JOURNAL ARTICLE

Relationship between 25-hydroxyvitamin D concentrations, serum calcium, and parathyroid hormone in apparently healthy Syrian people

Rima Sayed-Hassan, Nizar Abazid, Zaynab Alourfi
Archives of Osteoporosis 2014, 9: 176
24715441

UNLABELLED: Vitamin D deficiency (25-hydroxyvitamin D (25OHD) <25 nmol/L) was common in a convenience sample of apparently healthy Syrian adults. Female gender, season, and concealing clothing were independent predictors of vitamin D deficiency. Community-based research is needed to identify vulnerable subgroups and inform public health actions.

PURPOSE: Optimal vitamin D status for bone health has been inferred from the determination of serum 25OHD levels below which there is an increase in serum parathyroid hormone (PTH). Studies worldwide showed high prevalence of hypovitaminosis D even in sunny countries. There is little evidence about its prevalence among Syrian adult population. We aimed to assess the serum levels of 25OHD and factors related to vitamin D inadequacy and its relation to serum PTH and calcium among apparently healthy adults.

METHODS: Serum 25OHD and PTH measurements were obtained from 372 subjects aged 18-62 years living in Damascus and its surroundings, between April 2011 and March 2013. Binary logistic regression was used to assess risk factors for hypovitaminosis D.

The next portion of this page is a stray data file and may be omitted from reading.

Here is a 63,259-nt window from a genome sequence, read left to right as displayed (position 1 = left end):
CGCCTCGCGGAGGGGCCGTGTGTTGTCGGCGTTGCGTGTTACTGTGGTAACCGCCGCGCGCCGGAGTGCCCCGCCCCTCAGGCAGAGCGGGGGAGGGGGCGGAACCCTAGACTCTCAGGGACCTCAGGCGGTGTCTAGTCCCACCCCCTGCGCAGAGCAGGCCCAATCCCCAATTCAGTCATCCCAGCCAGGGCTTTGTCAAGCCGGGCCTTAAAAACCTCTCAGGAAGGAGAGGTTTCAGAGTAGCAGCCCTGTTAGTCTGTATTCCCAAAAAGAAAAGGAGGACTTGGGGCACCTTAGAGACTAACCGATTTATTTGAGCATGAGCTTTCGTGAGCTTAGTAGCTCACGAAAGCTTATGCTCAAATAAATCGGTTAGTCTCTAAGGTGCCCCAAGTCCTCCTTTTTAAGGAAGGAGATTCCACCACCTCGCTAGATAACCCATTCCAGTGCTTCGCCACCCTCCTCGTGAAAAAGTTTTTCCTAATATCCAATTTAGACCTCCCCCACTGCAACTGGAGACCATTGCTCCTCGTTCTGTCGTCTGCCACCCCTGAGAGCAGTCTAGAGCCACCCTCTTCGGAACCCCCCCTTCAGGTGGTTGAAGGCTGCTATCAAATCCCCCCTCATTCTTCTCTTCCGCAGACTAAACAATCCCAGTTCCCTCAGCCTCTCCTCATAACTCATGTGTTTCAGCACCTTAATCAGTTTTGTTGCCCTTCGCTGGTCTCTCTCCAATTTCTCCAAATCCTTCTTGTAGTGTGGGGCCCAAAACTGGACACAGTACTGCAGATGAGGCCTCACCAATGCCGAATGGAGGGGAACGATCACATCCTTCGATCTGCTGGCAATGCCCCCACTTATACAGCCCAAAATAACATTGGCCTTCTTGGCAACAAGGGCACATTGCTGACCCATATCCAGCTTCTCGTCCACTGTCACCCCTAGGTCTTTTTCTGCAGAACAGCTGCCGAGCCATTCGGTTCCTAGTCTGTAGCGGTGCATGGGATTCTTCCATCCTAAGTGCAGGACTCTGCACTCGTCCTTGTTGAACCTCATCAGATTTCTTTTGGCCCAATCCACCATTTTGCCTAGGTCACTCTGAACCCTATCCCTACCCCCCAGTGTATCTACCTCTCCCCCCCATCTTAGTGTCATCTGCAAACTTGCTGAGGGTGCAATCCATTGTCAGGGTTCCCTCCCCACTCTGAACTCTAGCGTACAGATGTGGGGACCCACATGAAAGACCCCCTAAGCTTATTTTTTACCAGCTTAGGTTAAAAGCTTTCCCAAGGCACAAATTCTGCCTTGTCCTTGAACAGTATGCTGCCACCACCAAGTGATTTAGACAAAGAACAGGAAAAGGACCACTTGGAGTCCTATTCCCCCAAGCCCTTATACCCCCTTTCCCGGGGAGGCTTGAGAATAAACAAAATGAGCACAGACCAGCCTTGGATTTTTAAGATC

RESULTS: The mean (standard deviation (SD)) 25OHD level was 24.7 (16.9) nmol/L [9.8 (6.7) ng/mL] and was higher in men than women (p < 0.001). Levels <25, <50, and <75 nmol/L were detected in 61, 90.1, and 99.2 % of the participants, respectively. Season influenced vitamin D status in men but not in women (p < 0.001). Female gender and wearing the veil (hijab) were independent predictors of vitamin D deficiency (25OHD <25 nmol/L). PTH was significantly higher below this threshold (p < 0.001). Serum 25OHD <25 nmol/L, sex, and age ≥ 35 years were statistically significant factors for PTH elevation.

CONCLUSIONS: Vitamin D deficiency was highly prevalent in our sample. Further research is needed to identify population groups vulnerable for hypovitaminosis D and specify its predictors and inform the necessary public health measures.

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